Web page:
SIOUX CITY | It may simply be coincidental but two of Adrienne Jansen's children are currently reading books revolving around pieces of clothing.
"My 16-year-old daughter is reading (Ann Brashare's 2003 novel) 'Sisterhood of the Traveling Pants' because she loved the movie," Jansen, services manager for the Sioux City Public Library, said. "Meanwhile, my 5-year-old daughter is reading (Tupera Tupera's 2015 children's book) 'Polar Bear's Underwear' because she has a wicked sense of humor."
Jansen said summertime reading is very important for kids.
"During the school year, children are required to read all the time," she said. "You want them to use to use summers as a time to read for fun."
Indeed, Jansen said a young patron came to her with an entire list of book genres.
"The patron was in middle school and he wanted to read a book that was published this year, a book that was going to be made into a movie, a book that was a piece of nonfiction as well a book that was an autobiography," she remembered.
Phew, that's a pretty ambitious selection material, right?
"This is exactly what I thought," Jansen said. "(But the patron said) he wanted summer books that were completely different than the books he read during the rest of the year."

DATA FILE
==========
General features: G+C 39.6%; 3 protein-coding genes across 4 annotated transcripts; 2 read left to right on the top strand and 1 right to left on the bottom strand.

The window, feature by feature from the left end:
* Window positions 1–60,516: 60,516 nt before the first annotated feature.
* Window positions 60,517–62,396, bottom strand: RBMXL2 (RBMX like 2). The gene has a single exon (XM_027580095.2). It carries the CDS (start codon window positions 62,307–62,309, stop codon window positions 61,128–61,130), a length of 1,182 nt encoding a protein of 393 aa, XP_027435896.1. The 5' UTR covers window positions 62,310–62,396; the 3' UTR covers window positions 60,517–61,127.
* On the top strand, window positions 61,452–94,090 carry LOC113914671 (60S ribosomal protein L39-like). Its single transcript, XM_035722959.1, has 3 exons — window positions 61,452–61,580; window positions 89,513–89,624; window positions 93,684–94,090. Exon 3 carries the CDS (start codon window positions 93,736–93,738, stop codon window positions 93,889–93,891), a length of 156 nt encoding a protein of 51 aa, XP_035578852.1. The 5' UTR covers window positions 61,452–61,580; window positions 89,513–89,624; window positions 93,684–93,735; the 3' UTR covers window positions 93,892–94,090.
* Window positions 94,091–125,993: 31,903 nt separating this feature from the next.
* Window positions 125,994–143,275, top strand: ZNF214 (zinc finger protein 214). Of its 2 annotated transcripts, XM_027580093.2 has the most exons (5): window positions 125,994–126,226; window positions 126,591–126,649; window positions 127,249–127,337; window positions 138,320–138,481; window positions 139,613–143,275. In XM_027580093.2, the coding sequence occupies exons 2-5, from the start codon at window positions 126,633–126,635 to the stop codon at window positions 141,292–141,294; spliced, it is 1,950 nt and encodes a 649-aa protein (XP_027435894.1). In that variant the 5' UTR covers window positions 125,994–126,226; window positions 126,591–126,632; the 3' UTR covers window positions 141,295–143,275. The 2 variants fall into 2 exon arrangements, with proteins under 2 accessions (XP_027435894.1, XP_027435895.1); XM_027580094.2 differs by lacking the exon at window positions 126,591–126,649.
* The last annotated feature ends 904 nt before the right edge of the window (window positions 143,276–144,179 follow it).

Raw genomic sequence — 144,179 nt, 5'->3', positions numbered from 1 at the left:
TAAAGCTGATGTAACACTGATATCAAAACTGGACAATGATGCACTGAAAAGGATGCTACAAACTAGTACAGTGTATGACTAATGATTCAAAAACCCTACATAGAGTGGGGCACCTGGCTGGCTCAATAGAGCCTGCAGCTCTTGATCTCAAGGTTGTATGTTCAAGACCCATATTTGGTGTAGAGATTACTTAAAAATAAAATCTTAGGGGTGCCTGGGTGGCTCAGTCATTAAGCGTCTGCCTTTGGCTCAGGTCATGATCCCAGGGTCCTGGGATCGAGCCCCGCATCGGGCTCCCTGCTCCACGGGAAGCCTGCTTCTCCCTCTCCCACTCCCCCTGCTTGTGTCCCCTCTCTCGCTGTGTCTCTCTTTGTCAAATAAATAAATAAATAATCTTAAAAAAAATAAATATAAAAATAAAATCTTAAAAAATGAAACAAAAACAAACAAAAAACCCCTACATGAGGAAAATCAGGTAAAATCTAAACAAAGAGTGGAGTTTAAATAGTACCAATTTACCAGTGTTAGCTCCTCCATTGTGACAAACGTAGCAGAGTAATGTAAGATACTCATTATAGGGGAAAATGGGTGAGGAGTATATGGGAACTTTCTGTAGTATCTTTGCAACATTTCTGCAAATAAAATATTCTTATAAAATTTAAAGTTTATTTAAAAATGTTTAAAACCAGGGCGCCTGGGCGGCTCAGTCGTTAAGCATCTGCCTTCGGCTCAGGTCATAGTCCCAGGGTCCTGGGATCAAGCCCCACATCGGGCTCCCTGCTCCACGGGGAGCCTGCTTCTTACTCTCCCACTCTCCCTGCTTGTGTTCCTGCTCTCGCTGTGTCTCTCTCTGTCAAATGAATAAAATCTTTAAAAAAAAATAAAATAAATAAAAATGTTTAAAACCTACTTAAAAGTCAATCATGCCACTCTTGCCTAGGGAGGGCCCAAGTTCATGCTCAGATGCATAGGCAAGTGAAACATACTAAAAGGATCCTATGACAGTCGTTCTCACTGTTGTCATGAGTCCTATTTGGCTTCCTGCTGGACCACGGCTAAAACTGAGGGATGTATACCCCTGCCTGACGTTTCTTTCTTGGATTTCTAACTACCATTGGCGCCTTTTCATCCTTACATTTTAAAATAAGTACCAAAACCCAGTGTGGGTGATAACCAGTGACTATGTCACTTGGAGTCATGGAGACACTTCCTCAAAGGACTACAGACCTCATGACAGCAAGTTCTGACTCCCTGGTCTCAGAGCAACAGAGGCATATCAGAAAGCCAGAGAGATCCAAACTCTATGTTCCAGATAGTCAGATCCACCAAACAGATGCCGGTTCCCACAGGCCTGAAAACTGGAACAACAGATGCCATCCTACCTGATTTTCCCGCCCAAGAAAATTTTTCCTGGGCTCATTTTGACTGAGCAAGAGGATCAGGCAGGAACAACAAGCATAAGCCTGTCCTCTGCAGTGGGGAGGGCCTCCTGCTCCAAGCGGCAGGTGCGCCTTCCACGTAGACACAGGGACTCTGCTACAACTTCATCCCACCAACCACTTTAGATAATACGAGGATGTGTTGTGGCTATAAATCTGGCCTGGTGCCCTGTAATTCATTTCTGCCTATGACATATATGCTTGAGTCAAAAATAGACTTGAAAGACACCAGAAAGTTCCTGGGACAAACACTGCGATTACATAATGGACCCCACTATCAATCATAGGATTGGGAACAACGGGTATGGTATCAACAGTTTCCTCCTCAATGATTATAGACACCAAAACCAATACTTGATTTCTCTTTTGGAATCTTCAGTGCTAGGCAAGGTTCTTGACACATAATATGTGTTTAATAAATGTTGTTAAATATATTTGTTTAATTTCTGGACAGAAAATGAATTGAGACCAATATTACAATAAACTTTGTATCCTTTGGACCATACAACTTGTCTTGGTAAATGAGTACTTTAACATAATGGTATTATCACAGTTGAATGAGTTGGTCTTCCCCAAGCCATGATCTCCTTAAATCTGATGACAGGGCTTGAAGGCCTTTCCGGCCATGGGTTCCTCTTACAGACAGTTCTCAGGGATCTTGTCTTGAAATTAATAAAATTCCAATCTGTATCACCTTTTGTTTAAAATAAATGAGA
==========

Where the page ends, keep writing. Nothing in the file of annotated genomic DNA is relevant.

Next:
"That was a pretty smart way to approach reading," she said. "It's fun stepping outside your comfort zone."
Whether or not your child's literary tastes are expanding, here are some of Jansen's favorite kids books for the summer of 2017.
"THE GIRL WHO DRANK THE MOON" by Kelly Barnhill
"A 2017 Newbery Medal winner for most distinguished contribution to American literature for children, 'The Girl Who Drank The Moon' may revolve around witches. But these witches are nice ones. That's why the book is perfect for fourth- to sixth-graders."
"THE ADVENTURES OF CAPTAIN UNDERPANTS" by Dav Pilkey and "WONDER" by R.J. Palacio
"Since both of these books are being made into motion pictures, we have a problem keeping them on the shelves. Both books are great and 'Wonder' -- the story of a fifth-grader with a facial deformity -- is especially well-done."
"THE BOYS WHO CHALLENGED HITLER" by Phillip Hoose and "WHO WAS AMELIA EARHART" by Nancy Harrison and Kate Boehme Jerome
"There's no reason why history needs to be boring. Both of these books give a more approach to history. It adds another layer to what children learn in school."
"LIGHTS, CAMERA, MIDDLE SCHOOL! (BABYMOUSE TALES FROM THE LOCKER)" by Jennifer L. and Matthew Holm
"Graphic novels are becoming popular with book lovers of all ages. However, I think the 'Babymouse Tales From The Locker' is unusually smart. The graphic nature of the book never overshadows the story. Plus both are essential in enjoying the book."
"ADA TWIST, SCIENTIST" by Andrea Beaty
"This is another book that bridges the gap between text and graphic novel. What I like about it is the fact that Ada is a girl who loves science and questions everything she encounters. Ada's science experiments may not always work but the readers will be charmed with everything Ada does."